MDDI_Medical Device & Diagnostic Industry

MDDI, June 2014

Issue link: http://dc.cn.ubm-us.com/i/328272

Contents of this Issue

Navigation

Page 29 of 51

30 | JUNE 2014 mddionline.com Agents of Change in Medtech No. 11: The Wyss Institute at Harvard University The Wyss Institute for Biologically Inspired Engineering at Harvard University is working on a wide array of mindboggling projects that could transform life on the planet from a medical and environmen- tal perspective. The institute, which has offices in Boston and Cam- bridge, MA, is a collaboration of researchers at Harvard, the univer- sity's affiliated hospitals, Boston University, Tufts University, and the University of Massachusetts Medical School. One project involves 3-D printed artificial cardiac tissue called MeTro hydrogels that could someday be im- planted in patients who have suffered a major heart attack instead of sub- jecting them to a heart transplant. Another project is the Biospleen, a blood-cleansing device that can radically alter the way sepsis is treated globally. The device mimics the human spleen and could be used as an extracorporeal therapeutic device that flows blood in a closed system similar to a dialysis machine. Magnetic nanobeads coated with a specially engineered immune system pro- tein are introduced into the blood to capture and bind bacterial, viral, or fungal pathogens. The magnet pulls the particles bound to the con- taminating microbes from the flowing blood, and the cleansed blood is then returned to the patient. A physician doesn't need to know the cuase of the blood infection to administer the therapy. A third initiative is exploring infant sleep apnea and hypoxia, or insufficient oxygen supply to tissue in babies that are premature. Researchers at the Wyss Institute and the University of Massachusetts Medical School have developed an infant sleep apnea mattress that can provide gentle stimulation to a baby's body, which regulates respiration without disturbing the sleeping infant. The technology also incorporates sensors and computer processors to predict when an apneic or hypoxia event might occur. No. 12: Shared Clarity No. 10: Hackers As more and more connected devices hit the market, device mak- ers, hospitals, and consumers alike are overlooking one important fact: Any device connected to a network is vulnerable to attack. And when you're talking about medical technology, cybersecurity literally becomes a matter of life and death. By now most device makers should be well aware of Jay Radcliffe's 2010 hack of an insu- lin pump, in which he triggered it to re- motely release lethal doses of insulin. But more recent events like the widespread HeartBleed bug, one of the biggest threats ever to Internet security, should be a wake-up call. Online data is vulnerable, and medical data is some of the most valuable data of all. Even if the Radcliffe scenario seems far-fetched, think of how much personal and sensitive patient information is stored in electronic health records and connected medical devices. FDA has issued a draft guidance calling for device makers to be more cognizant of cybersecurity issues and to conduct more secu- rity testing before devices hit the market. A report release in April by SANS-Norse called the overall state of cybersecurity "alarming" and said that current legislations such as HIPPA and the HITECH Act are insufficient in terms of informing healthcare organizations on how to secure themselves. Medtech is lagging behind other industries in its cybersecurity efforts, and the industry as a whole seems to be deemphasizing pri- vacy and security issues. It won't be long until every device is con- nected in some way and the only way to ensure a device is truly safe and effective is to make sure it is also truly secure. Image courtesy of (right top and bottom) POGONICI/KYKYPY3HUK/iSTOCKPHOTO.COM, (left bottom) WYSS INSTITUTE, HARVARD UNIVERSITY Two major issues have belatedly emerged in the medtech world: cost and comparative effectiveness of medical devices. But no one has definitively answered the question of which devices work best in any given clinical category and, therefore, are the ones hospitals should use and payers should reimburse. Until now. SharedClarity, a Phoenix-based startup backed by insurance behemoth UnitedHeath, is trying to disrupt the hospital purchas- ing business while helping providers and payers identify products that work. Current members of the startup are Dignity Health; Advocate Healthcare; Baylor, Scott & White Health; and McLaren Health Care. Physicians from these member health systems review clini- cal literature on medical devices and respond to surveys about those devices, all with the goal of selecting clinically better prod- ucts among similar devices. The data is then passed on to Optum Labs, UnitedHealthcare's research and innovation division, for review. If a consensus is reached, then the SharedClarity sourcing group helps members strike purchasing agreements with manu- facturers of the products that came out on top in the clinical re- view. If not, a more customized comparative effectiveness study is done that harnesses UnitedHealth's claims data as well as device data before a final conclusion can be reached. In March, SharedClarity announced that it was doling out the first contracts in the drug-eluting and bare-metal stents space to Abbott and Medtronic. Boston Scientific's stents didn't make the cut. The Biospleen, developed at the Wyss Institute, could revolutionize treatment of sepsis. ES451729_MD1406_030.pgs 06.05.2014 03:19 UBM black yellow magenta cyan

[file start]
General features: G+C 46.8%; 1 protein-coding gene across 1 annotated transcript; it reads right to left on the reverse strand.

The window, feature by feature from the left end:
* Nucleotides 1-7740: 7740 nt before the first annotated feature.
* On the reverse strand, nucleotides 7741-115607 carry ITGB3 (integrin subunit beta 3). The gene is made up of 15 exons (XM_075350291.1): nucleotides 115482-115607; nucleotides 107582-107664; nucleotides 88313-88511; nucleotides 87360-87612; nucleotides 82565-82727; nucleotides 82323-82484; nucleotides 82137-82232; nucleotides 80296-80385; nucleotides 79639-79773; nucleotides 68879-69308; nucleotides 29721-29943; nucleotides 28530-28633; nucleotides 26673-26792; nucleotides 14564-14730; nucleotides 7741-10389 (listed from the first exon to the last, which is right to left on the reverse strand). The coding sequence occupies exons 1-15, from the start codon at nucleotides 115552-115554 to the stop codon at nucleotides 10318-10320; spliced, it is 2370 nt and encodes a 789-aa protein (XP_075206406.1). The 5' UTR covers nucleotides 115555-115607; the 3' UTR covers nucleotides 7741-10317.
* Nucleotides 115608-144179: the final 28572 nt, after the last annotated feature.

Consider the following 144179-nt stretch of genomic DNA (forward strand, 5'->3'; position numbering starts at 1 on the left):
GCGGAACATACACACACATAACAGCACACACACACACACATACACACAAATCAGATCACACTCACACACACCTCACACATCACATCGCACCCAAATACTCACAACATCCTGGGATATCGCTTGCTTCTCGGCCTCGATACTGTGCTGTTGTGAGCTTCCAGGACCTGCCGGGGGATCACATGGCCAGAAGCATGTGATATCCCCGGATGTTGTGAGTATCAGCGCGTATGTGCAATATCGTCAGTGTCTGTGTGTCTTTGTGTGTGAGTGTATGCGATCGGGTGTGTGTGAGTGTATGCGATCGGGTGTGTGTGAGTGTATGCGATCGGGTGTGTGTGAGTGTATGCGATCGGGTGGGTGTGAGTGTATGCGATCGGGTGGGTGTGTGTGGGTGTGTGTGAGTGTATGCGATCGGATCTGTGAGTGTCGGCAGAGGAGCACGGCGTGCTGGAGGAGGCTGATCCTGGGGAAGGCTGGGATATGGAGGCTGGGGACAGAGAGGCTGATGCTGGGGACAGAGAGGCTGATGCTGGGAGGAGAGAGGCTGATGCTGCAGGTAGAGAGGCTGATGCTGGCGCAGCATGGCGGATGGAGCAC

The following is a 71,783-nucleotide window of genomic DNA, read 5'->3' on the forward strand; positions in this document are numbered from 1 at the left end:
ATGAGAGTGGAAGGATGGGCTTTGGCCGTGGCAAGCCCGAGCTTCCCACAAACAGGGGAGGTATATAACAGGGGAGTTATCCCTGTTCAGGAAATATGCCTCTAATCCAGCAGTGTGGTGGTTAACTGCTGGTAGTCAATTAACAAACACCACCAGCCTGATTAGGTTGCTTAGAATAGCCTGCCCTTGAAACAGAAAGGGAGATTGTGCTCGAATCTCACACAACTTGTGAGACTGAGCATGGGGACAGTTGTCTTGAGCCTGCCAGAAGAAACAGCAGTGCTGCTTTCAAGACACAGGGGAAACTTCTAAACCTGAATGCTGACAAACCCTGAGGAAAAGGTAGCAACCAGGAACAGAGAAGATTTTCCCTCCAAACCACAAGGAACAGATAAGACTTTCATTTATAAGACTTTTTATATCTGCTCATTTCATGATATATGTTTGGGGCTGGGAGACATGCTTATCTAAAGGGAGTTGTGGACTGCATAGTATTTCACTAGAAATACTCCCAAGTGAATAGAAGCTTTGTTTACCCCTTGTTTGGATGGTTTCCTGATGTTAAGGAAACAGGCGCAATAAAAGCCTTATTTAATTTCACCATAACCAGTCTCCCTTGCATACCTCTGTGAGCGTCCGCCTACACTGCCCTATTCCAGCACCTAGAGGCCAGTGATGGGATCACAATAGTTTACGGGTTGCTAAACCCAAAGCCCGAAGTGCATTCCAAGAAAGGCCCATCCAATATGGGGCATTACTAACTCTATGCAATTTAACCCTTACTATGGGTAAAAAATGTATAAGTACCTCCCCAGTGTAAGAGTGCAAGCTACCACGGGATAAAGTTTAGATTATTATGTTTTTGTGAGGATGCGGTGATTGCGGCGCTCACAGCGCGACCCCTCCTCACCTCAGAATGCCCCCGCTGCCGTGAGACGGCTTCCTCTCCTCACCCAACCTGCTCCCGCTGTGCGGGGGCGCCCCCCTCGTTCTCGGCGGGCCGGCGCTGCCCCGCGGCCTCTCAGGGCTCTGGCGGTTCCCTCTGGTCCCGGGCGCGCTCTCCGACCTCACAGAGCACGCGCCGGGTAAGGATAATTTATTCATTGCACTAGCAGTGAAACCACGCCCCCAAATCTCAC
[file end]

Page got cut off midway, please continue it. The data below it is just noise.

Articles in this issue

Links on this page

Archives of this issue

view archives of MDDI_Medical Device & Diagnostic Industry - MDDI, June 2014